For the more adventurous, there is the option to contribute to “help wanted” tickets for the next major releasemajor release A release, identified by the first two numbers (3.6), which is the focus of a full release cycle and feature development. WordPress uses decimaling count for major release versions, so 2.8, 2.9, 3.0, and 3.1 are sequential and comparable in scope. (WordPress 5.5.).
An overview of current privacy tickets can be found here:
https://make.wordpress.org/core/components/privacy/

Non-coding working group:

The non-coding working group will have two two-hour sessions.

13:30 – 15:00 UTC
How to market without destroying user privacy (working title only).
Hosts: @carike and @jonoaldersonwp
During this session, we hope to identify online marketing best-practices that can be implemented even when users have opted-out (or not opted-in, depending on the jurisdiction) to being tracked with the view of creating actionable Trac tickets and / or to provide a resource for content marketing.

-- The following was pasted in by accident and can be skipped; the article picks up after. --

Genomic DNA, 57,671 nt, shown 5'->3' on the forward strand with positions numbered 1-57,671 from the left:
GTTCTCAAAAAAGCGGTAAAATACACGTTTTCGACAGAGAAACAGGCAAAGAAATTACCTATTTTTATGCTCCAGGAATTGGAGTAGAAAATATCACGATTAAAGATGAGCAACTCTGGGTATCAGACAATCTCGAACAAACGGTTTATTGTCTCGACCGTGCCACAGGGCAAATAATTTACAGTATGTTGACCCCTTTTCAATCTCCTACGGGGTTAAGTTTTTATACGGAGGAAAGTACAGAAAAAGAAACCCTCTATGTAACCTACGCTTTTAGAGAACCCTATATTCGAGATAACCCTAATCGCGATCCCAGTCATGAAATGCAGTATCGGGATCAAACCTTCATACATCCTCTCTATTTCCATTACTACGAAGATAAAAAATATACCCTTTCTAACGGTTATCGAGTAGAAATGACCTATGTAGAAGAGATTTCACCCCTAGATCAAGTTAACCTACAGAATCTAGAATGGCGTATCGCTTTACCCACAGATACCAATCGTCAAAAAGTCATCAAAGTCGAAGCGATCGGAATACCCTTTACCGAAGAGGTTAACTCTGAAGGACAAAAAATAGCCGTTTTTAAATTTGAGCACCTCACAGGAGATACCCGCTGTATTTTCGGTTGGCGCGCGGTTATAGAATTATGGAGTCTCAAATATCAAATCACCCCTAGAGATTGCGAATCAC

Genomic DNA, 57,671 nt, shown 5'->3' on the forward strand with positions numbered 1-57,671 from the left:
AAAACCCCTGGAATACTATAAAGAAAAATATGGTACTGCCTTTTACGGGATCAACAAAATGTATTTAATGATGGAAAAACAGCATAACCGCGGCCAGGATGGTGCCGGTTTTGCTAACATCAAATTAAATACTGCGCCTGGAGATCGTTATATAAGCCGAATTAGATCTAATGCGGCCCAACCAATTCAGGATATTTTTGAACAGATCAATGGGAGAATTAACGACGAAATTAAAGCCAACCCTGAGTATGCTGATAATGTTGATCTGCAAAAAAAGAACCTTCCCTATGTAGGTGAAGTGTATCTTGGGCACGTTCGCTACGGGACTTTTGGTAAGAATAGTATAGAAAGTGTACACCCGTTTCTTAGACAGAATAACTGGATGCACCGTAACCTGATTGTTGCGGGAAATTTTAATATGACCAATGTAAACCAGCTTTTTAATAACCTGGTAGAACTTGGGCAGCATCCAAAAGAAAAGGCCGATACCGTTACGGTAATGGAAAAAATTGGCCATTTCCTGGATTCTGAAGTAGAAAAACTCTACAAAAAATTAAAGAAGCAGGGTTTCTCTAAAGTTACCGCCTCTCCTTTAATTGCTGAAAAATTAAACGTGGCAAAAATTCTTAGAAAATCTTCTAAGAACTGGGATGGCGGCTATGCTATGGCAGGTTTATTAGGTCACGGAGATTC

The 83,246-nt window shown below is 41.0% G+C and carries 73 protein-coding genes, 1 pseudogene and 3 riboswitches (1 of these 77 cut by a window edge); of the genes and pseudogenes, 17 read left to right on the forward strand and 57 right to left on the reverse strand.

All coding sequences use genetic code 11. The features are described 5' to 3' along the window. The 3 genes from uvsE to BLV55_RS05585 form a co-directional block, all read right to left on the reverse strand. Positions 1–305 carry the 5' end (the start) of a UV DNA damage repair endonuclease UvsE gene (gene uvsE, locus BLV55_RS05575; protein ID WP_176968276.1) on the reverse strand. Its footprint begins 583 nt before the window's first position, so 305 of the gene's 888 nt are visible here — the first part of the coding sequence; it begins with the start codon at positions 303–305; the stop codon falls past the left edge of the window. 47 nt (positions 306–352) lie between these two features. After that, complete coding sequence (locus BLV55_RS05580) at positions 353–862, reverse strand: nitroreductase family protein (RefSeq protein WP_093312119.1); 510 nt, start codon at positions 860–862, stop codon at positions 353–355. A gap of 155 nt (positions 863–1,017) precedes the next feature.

Topics will include:
– What is informed consent in a marketing context?
– Which digital marketing strategies were employed pre-the-ability-to-track-across-platforms and how may we able to adapt these?
– Which data points may still remain available for analytics if a user opts out of / does not opt in to the collection of their PPI.
Jono is “special ops” at Yoast SEO and we are very excited to have him participate.

16:00 – 18:00 UTC
A case study in the application of the Privacy Workflow Document and the Disclosures and Permissions (DPT) tabs.
Hosts: @carike and @pepe